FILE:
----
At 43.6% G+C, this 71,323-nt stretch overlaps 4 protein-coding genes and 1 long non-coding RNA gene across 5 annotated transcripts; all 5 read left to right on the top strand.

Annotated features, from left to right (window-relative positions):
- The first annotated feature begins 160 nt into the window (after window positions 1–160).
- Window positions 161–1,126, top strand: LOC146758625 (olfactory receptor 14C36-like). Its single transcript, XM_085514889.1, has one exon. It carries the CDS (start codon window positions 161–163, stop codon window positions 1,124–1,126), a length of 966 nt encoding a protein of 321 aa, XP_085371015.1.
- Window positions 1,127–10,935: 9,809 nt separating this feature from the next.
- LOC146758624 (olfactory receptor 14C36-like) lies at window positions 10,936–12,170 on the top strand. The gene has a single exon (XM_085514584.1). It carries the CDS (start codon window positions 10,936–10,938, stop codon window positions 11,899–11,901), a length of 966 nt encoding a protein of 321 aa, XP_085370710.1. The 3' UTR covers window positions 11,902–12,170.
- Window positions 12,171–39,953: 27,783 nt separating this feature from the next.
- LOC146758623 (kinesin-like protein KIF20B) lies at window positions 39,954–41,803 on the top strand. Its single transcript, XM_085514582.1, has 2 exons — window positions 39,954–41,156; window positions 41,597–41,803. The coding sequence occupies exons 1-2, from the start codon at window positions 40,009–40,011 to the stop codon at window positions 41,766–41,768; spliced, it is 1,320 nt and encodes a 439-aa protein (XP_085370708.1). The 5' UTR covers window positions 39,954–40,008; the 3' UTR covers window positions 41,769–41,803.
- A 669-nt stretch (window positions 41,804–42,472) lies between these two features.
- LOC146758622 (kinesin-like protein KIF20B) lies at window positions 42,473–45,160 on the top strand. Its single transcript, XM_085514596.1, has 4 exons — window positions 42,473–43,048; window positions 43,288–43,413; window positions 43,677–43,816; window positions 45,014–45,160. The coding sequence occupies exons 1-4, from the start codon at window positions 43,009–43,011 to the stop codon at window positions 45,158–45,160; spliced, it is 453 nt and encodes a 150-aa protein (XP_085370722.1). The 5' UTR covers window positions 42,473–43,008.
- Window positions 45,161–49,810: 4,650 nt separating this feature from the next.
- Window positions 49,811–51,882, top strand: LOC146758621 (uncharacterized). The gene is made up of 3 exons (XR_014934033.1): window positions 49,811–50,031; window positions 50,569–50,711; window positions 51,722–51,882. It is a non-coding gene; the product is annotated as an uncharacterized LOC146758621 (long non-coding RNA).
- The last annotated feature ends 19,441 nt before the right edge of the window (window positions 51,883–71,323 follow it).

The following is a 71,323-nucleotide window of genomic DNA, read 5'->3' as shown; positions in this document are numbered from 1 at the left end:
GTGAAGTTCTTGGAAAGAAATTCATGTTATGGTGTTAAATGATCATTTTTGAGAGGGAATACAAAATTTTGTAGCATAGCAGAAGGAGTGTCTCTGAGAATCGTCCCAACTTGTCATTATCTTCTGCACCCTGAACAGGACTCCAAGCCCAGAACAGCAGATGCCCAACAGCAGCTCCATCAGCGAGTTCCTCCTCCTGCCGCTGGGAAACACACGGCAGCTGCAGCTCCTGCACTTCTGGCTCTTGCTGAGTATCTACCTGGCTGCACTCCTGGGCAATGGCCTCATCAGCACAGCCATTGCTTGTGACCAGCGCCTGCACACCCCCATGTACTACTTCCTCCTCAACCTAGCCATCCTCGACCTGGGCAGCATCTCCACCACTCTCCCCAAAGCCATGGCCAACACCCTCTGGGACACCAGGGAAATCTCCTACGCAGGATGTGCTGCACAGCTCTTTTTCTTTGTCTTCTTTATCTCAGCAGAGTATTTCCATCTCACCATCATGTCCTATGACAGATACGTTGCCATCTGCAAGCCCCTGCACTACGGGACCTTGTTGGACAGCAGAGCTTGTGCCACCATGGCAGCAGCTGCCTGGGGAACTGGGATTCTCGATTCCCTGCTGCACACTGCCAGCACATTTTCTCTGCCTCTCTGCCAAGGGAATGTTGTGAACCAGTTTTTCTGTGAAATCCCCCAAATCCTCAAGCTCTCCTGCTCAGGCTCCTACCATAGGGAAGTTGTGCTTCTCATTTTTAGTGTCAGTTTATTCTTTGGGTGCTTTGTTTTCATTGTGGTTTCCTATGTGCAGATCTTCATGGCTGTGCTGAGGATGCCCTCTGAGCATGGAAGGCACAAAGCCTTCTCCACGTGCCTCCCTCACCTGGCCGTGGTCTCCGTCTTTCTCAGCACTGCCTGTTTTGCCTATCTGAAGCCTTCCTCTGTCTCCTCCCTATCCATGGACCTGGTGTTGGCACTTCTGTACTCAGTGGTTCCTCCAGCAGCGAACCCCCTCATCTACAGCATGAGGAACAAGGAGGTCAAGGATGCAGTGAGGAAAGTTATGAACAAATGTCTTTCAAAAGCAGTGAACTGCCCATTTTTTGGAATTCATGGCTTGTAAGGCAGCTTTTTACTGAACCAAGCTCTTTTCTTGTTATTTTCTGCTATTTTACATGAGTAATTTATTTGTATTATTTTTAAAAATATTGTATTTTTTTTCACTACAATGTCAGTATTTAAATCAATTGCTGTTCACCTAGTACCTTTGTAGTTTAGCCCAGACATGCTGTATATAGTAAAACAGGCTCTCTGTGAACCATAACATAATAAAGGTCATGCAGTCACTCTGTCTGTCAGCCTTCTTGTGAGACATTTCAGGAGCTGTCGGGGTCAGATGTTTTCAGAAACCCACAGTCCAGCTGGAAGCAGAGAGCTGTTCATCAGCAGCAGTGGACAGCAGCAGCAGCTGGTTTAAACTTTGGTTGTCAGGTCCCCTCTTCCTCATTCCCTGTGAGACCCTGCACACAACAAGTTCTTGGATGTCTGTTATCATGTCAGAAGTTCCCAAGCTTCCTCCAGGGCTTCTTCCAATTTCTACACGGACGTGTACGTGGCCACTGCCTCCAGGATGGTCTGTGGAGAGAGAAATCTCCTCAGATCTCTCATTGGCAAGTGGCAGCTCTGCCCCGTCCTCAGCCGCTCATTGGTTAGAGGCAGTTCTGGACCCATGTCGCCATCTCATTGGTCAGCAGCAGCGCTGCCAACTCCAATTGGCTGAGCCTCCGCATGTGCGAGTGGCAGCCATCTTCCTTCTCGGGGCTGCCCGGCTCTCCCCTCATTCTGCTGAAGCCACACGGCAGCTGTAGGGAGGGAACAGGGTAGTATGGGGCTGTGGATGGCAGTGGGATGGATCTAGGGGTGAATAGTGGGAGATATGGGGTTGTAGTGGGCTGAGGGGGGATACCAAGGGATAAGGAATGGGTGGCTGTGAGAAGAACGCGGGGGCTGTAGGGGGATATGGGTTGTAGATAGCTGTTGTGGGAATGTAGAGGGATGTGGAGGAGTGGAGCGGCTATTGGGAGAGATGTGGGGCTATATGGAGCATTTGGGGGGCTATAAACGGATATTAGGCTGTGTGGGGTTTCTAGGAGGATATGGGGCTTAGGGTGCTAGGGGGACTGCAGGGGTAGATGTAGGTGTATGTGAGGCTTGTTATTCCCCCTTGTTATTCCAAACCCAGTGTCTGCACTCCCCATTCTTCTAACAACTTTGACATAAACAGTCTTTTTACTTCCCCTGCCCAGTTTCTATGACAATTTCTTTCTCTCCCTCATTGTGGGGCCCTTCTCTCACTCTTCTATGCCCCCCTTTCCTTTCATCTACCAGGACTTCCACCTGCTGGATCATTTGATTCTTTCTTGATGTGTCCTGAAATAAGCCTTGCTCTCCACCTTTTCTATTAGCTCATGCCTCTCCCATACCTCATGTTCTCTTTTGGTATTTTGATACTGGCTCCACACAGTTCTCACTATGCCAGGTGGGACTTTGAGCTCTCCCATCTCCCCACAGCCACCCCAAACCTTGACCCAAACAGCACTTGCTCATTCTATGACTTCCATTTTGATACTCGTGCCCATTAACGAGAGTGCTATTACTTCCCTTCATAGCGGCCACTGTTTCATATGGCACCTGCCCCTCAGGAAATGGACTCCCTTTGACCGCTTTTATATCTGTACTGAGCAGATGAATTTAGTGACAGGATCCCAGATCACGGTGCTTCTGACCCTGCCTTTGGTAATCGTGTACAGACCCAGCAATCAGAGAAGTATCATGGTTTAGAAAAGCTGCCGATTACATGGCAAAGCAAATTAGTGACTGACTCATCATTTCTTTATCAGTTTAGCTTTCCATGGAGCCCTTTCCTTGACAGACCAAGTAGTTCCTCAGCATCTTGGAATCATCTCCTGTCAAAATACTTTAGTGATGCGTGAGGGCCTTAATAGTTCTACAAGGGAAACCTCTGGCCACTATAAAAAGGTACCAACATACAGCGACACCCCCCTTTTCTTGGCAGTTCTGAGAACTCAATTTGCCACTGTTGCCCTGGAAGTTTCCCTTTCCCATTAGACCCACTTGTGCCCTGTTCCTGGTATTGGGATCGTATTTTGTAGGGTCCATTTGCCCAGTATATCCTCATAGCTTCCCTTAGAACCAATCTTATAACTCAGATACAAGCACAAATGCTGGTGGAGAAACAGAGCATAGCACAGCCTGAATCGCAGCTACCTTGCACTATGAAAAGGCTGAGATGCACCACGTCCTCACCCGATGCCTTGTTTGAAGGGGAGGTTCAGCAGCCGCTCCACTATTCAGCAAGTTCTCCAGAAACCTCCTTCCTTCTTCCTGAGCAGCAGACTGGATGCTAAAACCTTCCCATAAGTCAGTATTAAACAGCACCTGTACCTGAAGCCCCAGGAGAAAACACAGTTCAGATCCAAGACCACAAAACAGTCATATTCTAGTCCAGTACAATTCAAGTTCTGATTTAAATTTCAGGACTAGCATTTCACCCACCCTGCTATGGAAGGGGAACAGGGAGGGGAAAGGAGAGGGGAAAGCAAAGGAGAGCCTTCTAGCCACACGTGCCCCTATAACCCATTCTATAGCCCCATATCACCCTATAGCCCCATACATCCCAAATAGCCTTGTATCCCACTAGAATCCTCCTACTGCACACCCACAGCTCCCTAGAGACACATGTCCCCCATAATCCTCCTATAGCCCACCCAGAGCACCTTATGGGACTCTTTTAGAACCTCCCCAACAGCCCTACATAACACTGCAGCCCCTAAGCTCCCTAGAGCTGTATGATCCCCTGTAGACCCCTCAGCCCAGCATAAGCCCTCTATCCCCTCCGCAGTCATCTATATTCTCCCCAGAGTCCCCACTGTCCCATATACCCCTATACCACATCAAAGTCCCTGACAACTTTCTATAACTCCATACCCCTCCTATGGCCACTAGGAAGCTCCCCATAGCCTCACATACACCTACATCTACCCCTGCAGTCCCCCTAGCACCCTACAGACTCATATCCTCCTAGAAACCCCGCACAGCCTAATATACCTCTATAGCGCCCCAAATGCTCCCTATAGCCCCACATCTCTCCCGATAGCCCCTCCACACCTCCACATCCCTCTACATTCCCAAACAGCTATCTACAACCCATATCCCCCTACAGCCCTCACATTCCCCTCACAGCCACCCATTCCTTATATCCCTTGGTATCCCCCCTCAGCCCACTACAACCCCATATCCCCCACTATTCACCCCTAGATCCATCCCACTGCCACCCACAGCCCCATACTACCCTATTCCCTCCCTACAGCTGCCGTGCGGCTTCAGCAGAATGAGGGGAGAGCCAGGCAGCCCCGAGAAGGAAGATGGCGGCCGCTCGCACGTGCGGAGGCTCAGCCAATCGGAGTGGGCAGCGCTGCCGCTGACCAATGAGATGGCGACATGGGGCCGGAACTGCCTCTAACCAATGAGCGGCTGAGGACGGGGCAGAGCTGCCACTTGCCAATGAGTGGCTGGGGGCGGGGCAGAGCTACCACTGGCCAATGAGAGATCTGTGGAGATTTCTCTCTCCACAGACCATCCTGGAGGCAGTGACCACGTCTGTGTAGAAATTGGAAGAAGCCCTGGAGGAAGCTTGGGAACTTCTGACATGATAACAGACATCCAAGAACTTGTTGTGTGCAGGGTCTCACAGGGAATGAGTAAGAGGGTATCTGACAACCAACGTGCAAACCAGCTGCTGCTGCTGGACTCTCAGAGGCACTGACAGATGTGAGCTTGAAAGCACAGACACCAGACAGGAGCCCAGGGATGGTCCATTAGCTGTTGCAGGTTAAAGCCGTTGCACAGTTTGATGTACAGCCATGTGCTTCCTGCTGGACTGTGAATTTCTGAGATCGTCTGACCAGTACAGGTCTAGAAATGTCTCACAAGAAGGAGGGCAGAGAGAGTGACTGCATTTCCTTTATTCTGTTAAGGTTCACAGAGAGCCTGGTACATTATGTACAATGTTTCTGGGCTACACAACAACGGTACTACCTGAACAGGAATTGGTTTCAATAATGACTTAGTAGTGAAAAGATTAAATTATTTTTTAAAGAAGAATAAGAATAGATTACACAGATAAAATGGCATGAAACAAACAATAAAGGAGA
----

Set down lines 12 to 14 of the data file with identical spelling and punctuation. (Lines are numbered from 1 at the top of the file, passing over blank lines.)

- Window positions 49,811–51,882, top strand: LOC146758621 (uncharacterized). The gene is made up of 3 exons (XR_014934033.1): window positions 49,811–50,031; window positions 50,569–50,711; window positions 51,722–51,882. It is a non-coding gene; the product is annotated as an uncharacterized LOC146758621 (long non-coding RNA).
- The last annotated feature ends 19,441 nt before the right edge of the window (window positions 51,883–71,323 follow it).

The following is a 71,323-nucleotide window of genomic DNA, read 5'->3' as shown; positions in this document are numbered from 1 at the left end: